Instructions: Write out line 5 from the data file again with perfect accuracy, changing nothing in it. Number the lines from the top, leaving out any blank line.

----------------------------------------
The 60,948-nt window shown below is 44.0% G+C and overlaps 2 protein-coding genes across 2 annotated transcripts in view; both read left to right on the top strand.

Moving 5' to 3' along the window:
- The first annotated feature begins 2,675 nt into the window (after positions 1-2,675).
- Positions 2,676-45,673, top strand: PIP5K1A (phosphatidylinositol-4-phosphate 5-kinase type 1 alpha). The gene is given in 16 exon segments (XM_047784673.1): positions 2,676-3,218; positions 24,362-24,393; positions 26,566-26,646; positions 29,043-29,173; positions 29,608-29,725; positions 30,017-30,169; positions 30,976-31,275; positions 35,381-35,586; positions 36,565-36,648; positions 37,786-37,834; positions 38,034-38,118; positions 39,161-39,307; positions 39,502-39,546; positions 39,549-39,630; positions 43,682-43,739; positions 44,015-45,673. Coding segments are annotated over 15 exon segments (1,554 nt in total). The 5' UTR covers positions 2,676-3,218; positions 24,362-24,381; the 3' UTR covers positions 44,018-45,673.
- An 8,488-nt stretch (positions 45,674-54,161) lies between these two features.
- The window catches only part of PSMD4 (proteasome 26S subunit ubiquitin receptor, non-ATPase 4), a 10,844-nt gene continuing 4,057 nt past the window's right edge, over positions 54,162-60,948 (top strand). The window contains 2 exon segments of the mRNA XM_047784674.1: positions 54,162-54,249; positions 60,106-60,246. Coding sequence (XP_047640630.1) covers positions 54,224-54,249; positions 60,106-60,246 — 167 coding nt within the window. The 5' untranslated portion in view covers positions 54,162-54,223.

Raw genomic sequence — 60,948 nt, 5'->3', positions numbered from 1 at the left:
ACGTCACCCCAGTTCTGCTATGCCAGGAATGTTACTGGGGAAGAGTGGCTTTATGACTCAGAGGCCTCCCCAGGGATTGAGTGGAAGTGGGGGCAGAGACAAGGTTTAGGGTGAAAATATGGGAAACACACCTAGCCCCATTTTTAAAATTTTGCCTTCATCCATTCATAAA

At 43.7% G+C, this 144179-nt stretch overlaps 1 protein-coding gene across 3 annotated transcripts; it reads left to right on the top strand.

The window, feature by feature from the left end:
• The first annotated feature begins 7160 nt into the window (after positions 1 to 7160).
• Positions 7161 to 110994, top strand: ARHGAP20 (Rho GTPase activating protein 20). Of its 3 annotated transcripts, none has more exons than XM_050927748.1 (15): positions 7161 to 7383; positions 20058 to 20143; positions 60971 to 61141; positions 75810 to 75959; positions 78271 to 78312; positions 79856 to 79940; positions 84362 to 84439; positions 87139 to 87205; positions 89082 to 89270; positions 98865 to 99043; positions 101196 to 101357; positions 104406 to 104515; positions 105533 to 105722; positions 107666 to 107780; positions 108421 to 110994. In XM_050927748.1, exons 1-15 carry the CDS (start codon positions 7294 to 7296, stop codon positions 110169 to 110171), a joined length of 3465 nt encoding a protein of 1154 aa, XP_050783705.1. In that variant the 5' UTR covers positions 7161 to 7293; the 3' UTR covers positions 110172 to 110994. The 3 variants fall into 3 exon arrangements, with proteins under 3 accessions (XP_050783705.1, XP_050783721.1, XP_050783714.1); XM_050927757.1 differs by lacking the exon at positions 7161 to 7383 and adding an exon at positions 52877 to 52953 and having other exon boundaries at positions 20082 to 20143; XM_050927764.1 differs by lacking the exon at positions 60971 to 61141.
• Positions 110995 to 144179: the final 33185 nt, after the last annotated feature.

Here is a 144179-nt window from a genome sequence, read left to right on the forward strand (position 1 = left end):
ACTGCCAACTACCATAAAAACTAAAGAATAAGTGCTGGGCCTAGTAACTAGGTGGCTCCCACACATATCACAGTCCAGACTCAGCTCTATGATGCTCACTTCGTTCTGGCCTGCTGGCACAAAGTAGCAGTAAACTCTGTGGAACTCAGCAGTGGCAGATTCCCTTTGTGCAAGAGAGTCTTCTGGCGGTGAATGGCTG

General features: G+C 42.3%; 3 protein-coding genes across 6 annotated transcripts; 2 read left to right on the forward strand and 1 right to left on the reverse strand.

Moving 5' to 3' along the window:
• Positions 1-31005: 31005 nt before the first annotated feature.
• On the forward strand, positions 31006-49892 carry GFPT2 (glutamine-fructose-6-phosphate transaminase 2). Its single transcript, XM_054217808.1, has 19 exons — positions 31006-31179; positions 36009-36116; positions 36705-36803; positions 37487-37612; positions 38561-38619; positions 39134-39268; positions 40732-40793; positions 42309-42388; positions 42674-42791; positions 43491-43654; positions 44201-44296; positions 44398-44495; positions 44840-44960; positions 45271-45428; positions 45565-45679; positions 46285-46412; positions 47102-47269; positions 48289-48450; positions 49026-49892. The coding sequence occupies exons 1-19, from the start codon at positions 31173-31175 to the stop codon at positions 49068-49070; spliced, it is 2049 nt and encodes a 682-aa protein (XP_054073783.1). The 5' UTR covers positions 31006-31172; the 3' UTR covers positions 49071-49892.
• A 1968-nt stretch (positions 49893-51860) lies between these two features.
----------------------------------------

- An 8,488-nt stretch (positions 45,674-54,161) lies between these two features.